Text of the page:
Our resident grumpy old git - Eric Silbermann - has a soft spot for Brazil even if it has been a pretty dangerous place in the past...
I was going to start by moaning about the Sao Paolo traffic, but our return to Mexico City a fortnight ago means this weekend’s drive to work will seem no worse than an enjoyable trip through the Scottish Highlands. Actually, past experience has taught me not to complain too much about the Brazilian GP: many moons ago, I wrote a preview of this event for the Benetton team’s magazine. I highlighted some of the idiosyncrasies (the lawyers say this is the strongest word I can use) of the Brazilian city only for it’s Mayor to get on the phone to Mr Benetton himself and complain, before publicly urging his citizens to boycott all Benetton stores. As this was well before the day when PR specialists invented the idea of positive-negative communication, I was not flavour of the month with the woolly jumper manufacturer.
What could I do? I’m an investigative journalist and I simply pointed out that a night out in Sao Paolo was possibly more dangerous than its counterpart in Manchester or Glasgow, although I’m willing to accept that at least one part of that statement might be inaccurate.
What is true is that, every year, there’s at least one horror story about F1 personnel being held up at knife/gun/baseball bat-point and being relieved of all their possessions. Team personnel are usually advised not to wear team kit when travelling to and from the track and they are actively encouraged to look scruffy, something which in my case means dressing the same way I do every day of the season.
Those locals who can’t be bothered to deal with traffic and guns used to find other ways of relieving you of your possessions. In the days when the F1 circus was much smaller than it is now, we all tended to stay in one huge hotel on the ring road. Grand Prix week was one long payday for many of the staff: glancing at a TV screen in one of the hotel restaurants to assure themselves that the F1 drivers were all busy with free practice, they would enter a driver’s room and remove a few select and expensive items. Later that evening, they would be in the lobby to congratulate the very same drivers on a great performance at the track.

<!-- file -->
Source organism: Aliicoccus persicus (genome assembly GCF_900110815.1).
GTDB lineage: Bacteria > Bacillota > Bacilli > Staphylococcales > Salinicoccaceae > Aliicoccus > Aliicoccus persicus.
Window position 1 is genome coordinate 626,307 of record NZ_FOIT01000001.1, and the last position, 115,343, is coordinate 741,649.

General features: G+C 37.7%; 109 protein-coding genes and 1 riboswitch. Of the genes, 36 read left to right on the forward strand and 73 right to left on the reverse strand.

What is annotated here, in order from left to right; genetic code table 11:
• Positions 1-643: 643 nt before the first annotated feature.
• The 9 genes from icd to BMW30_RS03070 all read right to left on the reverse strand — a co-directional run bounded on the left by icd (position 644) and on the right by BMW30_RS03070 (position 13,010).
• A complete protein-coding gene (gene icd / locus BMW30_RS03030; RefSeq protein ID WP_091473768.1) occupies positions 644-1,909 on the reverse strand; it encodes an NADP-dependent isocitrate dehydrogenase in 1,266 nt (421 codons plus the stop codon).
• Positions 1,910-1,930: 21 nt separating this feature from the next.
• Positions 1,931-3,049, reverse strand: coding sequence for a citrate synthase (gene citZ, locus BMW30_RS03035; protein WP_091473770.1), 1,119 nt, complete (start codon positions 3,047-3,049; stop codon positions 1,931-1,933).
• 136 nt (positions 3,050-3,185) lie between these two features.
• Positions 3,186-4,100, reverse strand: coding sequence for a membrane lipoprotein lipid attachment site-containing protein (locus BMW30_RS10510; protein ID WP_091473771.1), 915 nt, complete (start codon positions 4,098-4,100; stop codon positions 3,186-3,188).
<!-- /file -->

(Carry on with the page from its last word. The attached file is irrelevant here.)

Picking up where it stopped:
I wouldn’t recommend using public transport to get around, but if you do, you should refrain from using phrases such as “my feet are killing me,” “I could murder a cup of tea” or “this traffic will be the death of me” as it will make your fellow passengers nervous. After all this is a city where the most exclusive restaurants have thick oak doors and even thicker armed guards. It’s a tradition among diners that, after you’ve been robbed and handed over all your Patek Philippe watches and fake paste jewellery, everyone hugs each other in celebration of the fact you're still alive.
As I write, I have yet to venture out to the Interlagos circuit itself, which has apparently had a bit of a makeover. I’m hearing conflicting tales of how complete they are. I’m guessing it will be the usual priorities, so that the Paddock Club will be ready to take the big money off its punters, the team offices might be there or thereabouts and the media centre will have no electricity or internet connectivity. Never mind, because the one thing they haven’t messed with is the track itself, which is a mini motorsport marvel.
The crowd at Interlagos has always been the most passionate of the year and they got very noisy indeed on Sunday morning 2011, when Nelson Piquet - the real one not his son - did a few demonstration laps in an old F1 car. But the cheering turned to boos when Nelson, always a man with a great sense of humour, produced a flag from inside the car and began waving it as he drove round – it was the flag of Rio di Janeiro football team, Vasco da Gama, deadly rivals for the Brazilian championship with Sao Paolo’s Corinthians. It went down like a lead balloon, just like Piquet’s cringeworthy interview of Lewis Hamilton on the podium last year, when he all he wanted to talk about was Nicole Scherzinger.
It’s true to say Sao Paulo is a much cleaner, nicer place than when we first came here, the traffic’s not bad and air pollution levels have dropped dramatically. At least now, the whole city doesn't smell like a crystal meth lab. As for the violence, having a rubbish hire car usually helps avoid being held up in traffic and by held up I don’t mean being delayed. We used to employ our own cabbie in Rio and the first year we came here, he insisted on motoring to Interlagos to look after us. I remember it well, as our then chain-smoking selves gave up the ciggies for a week, when we spotted the leaky fuel line actually passing through a hole in the boot, through the car and into the engine compartment.
Another year, the bonnet of my hire car flew up, completely blocking out forward vision, so I did the only sensible thing, ripping it off its one remaining hinge and leaving it at the side of the road. The next morning, I was pleased to see that, waste not, want not, it was being used as part of the roof of a favela.
Overall, this can be one of the most entertaining weekends of the season, if you keep your wits about you and leave your valuables at home. Sao Paulo just gets bad press, of which only some of it is deserved, because as Theseus, the mythical king of Athens found out, it’s usually the minotaur that spoils things for the majority.
Use the red tabs on either side of the screen to scroll through more Formula One news and features
Click here for the F1 drivers' girlfriends gallery